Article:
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Nicaraguan protests are getting deadlier, activists say

Marcos Carbono, along with hundreds of Venezuelan exiles in Miami, protest the presidential elections in Venezuela and primarily against Nicolas Maduro on Sunday, May 20, 2018 at the Venezuelan consulate. (C.M. Guerrero/Miami Herald/TNS)

Zayda Hernandez and Victor Cuadras are among the Nicaraguan university students risking their lives in mass protests against Nicaraguan President Daniel Ortega and his wife, Vice President Rosario Murillo.

Their only weapons are their cellphones.

Before the protests started in April by people outraged by the government’s proposed changes to the Social Security system, they were just students at the National Engineering University. Today they are student leaders, visiting Miami to denounce the human rights abuses and social and political crises in their country.

“We are governed by a genocidal couple that has sunk the country under a wave of state terrorism. To join a peaceful protest for them is reason enough to order your death,” Hernandez said at a news conference this past week organized by SOS Nicaragua Global, a group of Nicaraguans living abroad who support the protesters.

The body of one of his friends, Keller Perez Duarte, 23, turned up in the Cuesta El Plomo, the same place where the Somoza dictatorship once dumped its execution victims. Perez Duarte, a student at the National Agriculture University, had been strangled and tortured by Ortega’s forces.

Cuadras said 350 people have been killed, 169 disappeared and 3,000 have been wounded by police agents since April’s protests began. At least 20 people were killed last Sunday, the Economist reported.

“The regime has not stopped its thirst for blood and vengeance,” Cuadras said. “Trying to cling to power, it hasn’t had the sense to think of the acts it’s carrying out against the Nicaraguan people.”

She also alleged that Cuban and Venezuelan intelligence agents have been active in Nicaragua since Ortega assumed power in 2007.

“Castro copied his recipe for repression and harassment in Venezuela, and now they are doing it in Nicaragua,” Cuadras said. “There are many people who, while being tortured, heard the accents of Venezuela and Cuba in the clandestine prisons.”

Cuadras, whose family supported Ortega’s Sandinista National Liberation Front and whose grandfather was assassinated by the Somoza National Guard in 1978, said Nicaraguans identify with Venezuelans and Cubans.

“I believe Cuba, Venezuela and Nicaragua will manage to be free, so long as the people take to the streets,” said Cuadras, adding that he has received threats on social networks.

The student leaders also denounced the Ortega government’s strategies for lowering residents’ morale.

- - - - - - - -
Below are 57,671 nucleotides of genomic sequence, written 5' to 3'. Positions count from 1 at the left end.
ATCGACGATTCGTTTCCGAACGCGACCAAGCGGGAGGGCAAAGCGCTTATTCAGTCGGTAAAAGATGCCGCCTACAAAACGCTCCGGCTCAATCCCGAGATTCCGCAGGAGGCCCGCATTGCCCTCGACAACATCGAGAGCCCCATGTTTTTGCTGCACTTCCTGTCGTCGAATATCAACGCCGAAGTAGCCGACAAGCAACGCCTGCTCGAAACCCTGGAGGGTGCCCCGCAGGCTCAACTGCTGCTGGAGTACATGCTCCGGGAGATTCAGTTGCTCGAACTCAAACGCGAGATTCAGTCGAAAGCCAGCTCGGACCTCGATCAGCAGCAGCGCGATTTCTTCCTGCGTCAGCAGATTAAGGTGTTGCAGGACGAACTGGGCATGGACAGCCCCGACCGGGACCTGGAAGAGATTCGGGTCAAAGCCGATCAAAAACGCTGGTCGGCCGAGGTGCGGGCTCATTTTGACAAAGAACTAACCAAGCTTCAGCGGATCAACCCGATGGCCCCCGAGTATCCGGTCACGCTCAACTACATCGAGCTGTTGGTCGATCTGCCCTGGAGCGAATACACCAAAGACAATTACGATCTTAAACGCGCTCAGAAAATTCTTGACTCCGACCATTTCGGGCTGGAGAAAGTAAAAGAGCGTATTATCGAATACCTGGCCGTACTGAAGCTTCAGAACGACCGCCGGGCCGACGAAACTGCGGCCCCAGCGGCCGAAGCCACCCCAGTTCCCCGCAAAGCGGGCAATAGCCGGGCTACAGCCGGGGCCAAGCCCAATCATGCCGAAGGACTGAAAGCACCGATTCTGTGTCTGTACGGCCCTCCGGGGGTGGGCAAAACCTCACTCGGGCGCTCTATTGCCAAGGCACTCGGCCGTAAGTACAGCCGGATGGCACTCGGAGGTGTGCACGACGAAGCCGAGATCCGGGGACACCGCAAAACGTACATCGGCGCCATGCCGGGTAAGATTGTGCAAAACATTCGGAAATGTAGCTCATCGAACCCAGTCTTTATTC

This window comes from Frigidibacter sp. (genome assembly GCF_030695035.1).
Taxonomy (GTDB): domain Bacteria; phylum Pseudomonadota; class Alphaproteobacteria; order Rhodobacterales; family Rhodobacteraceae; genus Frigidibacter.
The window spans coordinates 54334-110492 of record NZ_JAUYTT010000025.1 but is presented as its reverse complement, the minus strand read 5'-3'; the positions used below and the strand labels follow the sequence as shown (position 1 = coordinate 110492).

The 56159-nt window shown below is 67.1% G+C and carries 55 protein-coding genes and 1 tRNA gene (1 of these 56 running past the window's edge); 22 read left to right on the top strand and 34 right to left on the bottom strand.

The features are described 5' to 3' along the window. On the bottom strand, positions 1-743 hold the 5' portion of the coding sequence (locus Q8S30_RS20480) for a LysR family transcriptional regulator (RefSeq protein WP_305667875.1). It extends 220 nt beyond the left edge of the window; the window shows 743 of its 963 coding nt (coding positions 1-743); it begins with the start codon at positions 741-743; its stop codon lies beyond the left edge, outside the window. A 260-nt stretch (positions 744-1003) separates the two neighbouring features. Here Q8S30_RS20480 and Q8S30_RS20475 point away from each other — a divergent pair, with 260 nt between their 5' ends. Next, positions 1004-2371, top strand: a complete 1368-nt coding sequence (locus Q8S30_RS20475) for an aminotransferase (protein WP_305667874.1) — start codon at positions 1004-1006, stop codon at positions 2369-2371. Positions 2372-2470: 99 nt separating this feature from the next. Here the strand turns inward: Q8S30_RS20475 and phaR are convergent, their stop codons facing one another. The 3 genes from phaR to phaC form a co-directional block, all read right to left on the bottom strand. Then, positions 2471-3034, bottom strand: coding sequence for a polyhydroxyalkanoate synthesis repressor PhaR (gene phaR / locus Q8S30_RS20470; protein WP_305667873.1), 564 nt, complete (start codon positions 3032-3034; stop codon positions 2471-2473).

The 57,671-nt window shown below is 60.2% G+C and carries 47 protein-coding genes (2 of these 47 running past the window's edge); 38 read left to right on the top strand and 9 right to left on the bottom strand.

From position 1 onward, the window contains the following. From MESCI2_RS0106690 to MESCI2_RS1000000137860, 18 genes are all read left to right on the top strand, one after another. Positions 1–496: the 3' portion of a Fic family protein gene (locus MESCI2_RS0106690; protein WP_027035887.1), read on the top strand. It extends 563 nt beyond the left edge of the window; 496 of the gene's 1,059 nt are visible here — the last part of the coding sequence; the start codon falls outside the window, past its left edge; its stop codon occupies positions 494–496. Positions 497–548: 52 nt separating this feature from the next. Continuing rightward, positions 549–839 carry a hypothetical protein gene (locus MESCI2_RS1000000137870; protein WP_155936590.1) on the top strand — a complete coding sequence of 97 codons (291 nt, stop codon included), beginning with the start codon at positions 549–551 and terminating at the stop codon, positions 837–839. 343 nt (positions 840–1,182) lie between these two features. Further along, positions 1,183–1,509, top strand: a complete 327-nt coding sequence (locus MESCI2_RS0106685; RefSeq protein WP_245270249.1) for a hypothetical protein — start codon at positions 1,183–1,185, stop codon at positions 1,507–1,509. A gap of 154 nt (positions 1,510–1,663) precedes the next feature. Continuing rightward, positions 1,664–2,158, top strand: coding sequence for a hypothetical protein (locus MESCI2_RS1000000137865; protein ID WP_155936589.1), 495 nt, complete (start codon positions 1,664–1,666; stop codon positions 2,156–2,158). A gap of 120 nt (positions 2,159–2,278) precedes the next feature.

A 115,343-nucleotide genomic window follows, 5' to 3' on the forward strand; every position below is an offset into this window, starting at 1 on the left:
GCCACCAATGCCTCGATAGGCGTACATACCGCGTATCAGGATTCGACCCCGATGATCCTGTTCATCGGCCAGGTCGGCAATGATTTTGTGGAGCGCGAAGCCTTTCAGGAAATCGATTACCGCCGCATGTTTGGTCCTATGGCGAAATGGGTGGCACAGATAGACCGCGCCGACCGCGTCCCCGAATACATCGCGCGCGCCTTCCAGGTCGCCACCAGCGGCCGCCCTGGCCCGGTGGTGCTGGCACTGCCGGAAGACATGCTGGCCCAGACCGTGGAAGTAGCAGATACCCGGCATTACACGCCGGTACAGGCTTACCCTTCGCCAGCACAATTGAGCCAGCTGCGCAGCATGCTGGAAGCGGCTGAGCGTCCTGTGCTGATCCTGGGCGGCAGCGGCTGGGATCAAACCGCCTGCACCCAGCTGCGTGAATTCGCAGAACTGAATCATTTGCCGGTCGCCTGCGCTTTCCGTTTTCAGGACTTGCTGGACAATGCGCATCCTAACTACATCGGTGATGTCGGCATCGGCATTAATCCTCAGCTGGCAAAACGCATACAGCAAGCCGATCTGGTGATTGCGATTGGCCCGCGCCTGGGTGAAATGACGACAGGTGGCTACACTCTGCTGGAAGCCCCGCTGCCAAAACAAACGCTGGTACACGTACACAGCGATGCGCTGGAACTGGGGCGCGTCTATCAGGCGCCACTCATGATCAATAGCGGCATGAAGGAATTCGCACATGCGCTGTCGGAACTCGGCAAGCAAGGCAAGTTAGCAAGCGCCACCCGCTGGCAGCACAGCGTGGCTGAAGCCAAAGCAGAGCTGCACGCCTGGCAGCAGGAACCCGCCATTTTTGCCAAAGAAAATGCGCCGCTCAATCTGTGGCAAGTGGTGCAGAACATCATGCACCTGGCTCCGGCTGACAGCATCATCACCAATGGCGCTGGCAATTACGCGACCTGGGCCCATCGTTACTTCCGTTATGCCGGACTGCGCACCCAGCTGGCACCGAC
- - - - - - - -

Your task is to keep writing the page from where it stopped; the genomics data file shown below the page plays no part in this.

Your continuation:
“They kill in cold blood during the protests so the people won’t be on the streets, and they scapegoat people who lend their support, delivering food or caring for the wounded, and put them on trial for murders committed by the government,” Cuadras said.

As an example, they said, two Afro-descendant youths have been formally charged in the death of Angel Gahona, a journalist killed while live streaming a protest on April 21 from his home in Bluefields, a town on the coast. But the accused were not in Bluefields on the day of the shooting, and the journalist’s wife has defended the youths, said Cuadras and Hernandez, who allege that police shot and killed Gahona.

“In Nicaragua, you can’t walk the streets freely because death is certain. We are living in sudden-death time,” said Hernandez, who has been identified publicly as one of the “causes of the chaos.”

The Nicaraguan economy, meanwhile, is suffering the effects of the social and political instability. Investments have stopped, many people have withdrawn their savings from banks, tourism has come to a stop and 95 percent of the restaurants are not running regularly.

There are also long lines at foreign consulates, especially the Costa Rican consulate, because of a kind of “collective hysteria” that the violence will continue.

Even though the ongoing dialogue between the government and opposition activists has been criticized, the two students see it as a way to achieve a country where the rule of law is respected.

“If we don’t do it, others will negotiate for us,” said Cuadras, who is one of the negotiators. The goal of the negotiations is to remove Ortega, install a transitional government and then hold free and transparent elections. “This is an opportunity to rebuild the country, to strengthen the new Nicaragua. We don’t want a country based on political ideologies but on a sense of nation,” Cuadras said.


© 2018 Miami Herald

Distributed by Tribune Content Agency, LLC.